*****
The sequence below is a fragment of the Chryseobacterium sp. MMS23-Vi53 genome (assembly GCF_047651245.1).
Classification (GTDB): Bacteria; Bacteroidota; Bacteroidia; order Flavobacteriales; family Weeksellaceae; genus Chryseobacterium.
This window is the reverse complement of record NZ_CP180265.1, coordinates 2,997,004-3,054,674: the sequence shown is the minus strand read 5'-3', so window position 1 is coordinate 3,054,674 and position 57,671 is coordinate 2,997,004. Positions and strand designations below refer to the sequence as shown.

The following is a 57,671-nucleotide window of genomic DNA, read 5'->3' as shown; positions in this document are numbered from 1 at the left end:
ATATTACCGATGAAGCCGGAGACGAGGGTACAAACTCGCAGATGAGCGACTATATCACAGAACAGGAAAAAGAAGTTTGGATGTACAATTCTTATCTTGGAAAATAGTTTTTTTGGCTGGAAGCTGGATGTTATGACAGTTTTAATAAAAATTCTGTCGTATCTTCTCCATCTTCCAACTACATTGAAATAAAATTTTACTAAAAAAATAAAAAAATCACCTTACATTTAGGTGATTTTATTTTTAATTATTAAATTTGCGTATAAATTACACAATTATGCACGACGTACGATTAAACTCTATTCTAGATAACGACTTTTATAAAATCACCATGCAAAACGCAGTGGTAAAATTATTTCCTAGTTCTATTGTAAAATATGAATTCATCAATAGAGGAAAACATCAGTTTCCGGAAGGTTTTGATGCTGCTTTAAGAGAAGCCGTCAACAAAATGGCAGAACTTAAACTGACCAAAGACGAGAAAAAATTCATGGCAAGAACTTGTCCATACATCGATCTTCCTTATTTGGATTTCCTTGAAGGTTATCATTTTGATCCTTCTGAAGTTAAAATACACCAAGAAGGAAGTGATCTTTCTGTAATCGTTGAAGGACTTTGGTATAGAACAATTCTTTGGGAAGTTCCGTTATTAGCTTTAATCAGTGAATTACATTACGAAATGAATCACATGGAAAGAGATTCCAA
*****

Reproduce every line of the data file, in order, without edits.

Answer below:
The sequence below is a fragment of the Chryseobacterium sp. MMS23-Vi53 genome (assembly GCF_047651245.1).
Classification (GTDB): Bacteria; Bacteroidota; Bacteroidia; order Flavobacteriales; family Weeksellaceae; genus Chryseobacterium.
This window is the reverse complement of record NZ_CP180265.1, coordinates 2,997,004-3,054,674: the sequence shown is the minus strand read 5'-3', so window position 1 is coordinate 3,054,674 and position 57,671 is coordinate 2,997,004. Positions and strand designations below refer to the sequence as shown.

The following is a 57,671-nucleotide window of genomic DNA, read 5'->3' as shown; positions in this document are numbered from 1 at the left end:
ATATTACCGATGAAGCCGGAGACGAGGGTACAAACTCGCAGATGAGCGACTATATCACAGAACAGGAAAAAGAAGTTTGGATGTACAATTCTTATCTTGGAAAATAGTTTTTTTGGCTGGAAGCTGGATGTTATGACAGTTTTAATAAAAATTCTGTCGTATCTTCTCCATCTTCCAACTACATTGAAATAAAATTTTACTAAAAAAATAAAAAAATCACCTTACATTTAGGTGATTTTATTTTTAATTATTAAATTTGCGTATAAATTACACAATTATGCACGACGTACGATTAAACTCTATTCTAGATAACGACTTTTATAAAATCACCATGCAAAACGCAGTGGTAAAATTATTTCCTAGTTCTATTGTAAAATATGAATTCATCAATAGAGGAAAACATCAGTTTCCGGAAGGTTTTGATGCTGCTTTAAGAGAAGCCGTCAACAAAATGGCAGAACTTAAACTGACCAAAGACGAGAAAAAATTCATGGCAAGAACTTGTCCATACATCGATCTTCCTTATTTGGATTTCCTTGAAGGTTATCATTTTGATCCTTCTGAAGTTAAAATACACCAAGAAGGAAGTGATCTTTCTGTAATCGTTGAAGGACTTTGGTATAGAACAATTCTTTGGGAAGTTCCGTTATTAGCTTTAATCAGTGAATTACATTACGAAATGAATCACATGGAAAGAGATTCCAA